When I was in France, I went to a cyber cafe, and was faced with Azerty.  I got by.  It's not all Qwerty everywhere!  Chinese is the most spoken language, that's not much use to me where I live.

Back in school we only had about 12 computers and got rare access to them.  So it's interesting for me to hear that they are used, and how much they are used, and in what country that is?

After walking around a large techno-superstore in the UK looking for a laptop the other day, I was very disappointed with the selection on offer.  To me it looked as a tablet was better value for money.  And I would have thought that manual finger typing would become less and less of a necessity.  I said that five years back - and yet the keyboard still exists.

I know others don't agree with me on this, but typing aids - like predictive text - are, and could be so much more of a boon.  And I'd have thought the aids more likely to occur and advance on touch based keyboards than the classic switch/button ones.  Or it might be that people can bypass finger entry by dictating.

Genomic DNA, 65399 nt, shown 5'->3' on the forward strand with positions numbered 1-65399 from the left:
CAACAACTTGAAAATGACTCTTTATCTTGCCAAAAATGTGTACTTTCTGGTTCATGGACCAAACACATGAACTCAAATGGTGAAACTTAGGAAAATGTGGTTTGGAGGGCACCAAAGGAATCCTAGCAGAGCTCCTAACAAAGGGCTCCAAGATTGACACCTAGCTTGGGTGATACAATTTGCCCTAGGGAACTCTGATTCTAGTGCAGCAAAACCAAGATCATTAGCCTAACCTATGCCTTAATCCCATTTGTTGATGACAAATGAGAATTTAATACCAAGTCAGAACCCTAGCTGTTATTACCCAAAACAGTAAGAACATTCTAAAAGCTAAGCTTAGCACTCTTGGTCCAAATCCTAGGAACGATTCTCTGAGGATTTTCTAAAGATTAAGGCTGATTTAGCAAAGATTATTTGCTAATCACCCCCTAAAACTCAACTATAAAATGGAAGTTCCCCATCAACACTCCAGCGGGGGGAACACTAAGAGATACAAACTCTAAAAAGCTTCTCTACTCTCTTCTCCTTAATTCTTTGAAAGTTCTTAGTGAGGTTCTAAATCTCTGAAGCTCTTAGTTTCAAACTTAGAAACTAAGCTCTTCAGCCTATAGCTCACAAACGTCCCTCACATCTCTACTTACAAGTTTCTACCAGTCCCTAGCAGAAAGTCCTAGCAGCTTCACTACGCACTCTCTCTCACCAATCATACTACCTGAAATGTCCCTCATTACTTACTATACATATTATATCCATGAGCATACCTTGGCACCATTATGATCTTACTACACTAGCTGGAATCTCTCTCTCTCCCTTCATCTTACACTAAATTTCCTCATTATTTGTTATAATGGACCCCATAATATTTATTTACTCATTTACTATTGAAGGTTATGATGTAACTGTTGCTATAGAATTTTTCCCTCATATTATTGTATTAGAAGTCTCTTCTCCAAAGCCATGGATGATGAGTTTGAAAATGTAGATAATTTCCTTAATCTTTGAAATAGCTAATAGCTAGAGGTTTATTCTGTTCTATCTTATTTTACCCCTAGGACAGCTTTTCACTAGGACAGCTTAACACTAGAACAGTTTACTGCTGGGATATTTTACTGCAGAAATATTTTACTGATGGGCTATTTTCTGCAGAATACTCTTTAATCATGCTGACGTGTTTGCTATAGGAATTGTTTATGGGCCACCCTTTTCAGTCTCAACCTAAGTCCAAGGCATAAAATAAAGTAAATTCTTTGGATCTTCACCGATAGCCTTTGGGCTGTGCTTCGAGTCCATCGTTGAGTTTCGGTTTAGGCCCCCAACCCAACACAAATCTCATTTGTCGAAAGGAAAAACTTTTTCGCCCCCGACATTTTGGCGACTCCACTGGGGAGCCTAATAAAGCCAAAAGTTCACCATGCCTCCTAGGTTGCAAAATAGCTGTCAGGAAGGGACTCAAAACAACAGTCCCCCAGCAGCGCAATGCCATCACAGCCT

In short: I want to say don't waste your time.  But if you imagine keyboards will be here for the foreseeable future, and you think it will be good for you then go for it.

Bad posture and habits caught up with me under my bastardised hunt and peck style on Qwerty, and that's the reason I sought an alternative keyboard layout in the first place.  Not that I'm totally fixed.  Do take care of yourself.

As the science behind these alternative layouts is a bit lightweight to say the least.  You might be the best judge of comfort.

I should add, that I rarely if ever use Qwerty at all these days.

Last edited by pinkyache (25-Mar-2018 16:43:14)

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I think if you are a producer rather than a consumer then the switch based keyboard has still yet to be beaten

I couldn't work with a touch screen or some alexa type device

Its painfully inaccurate and slow in comparison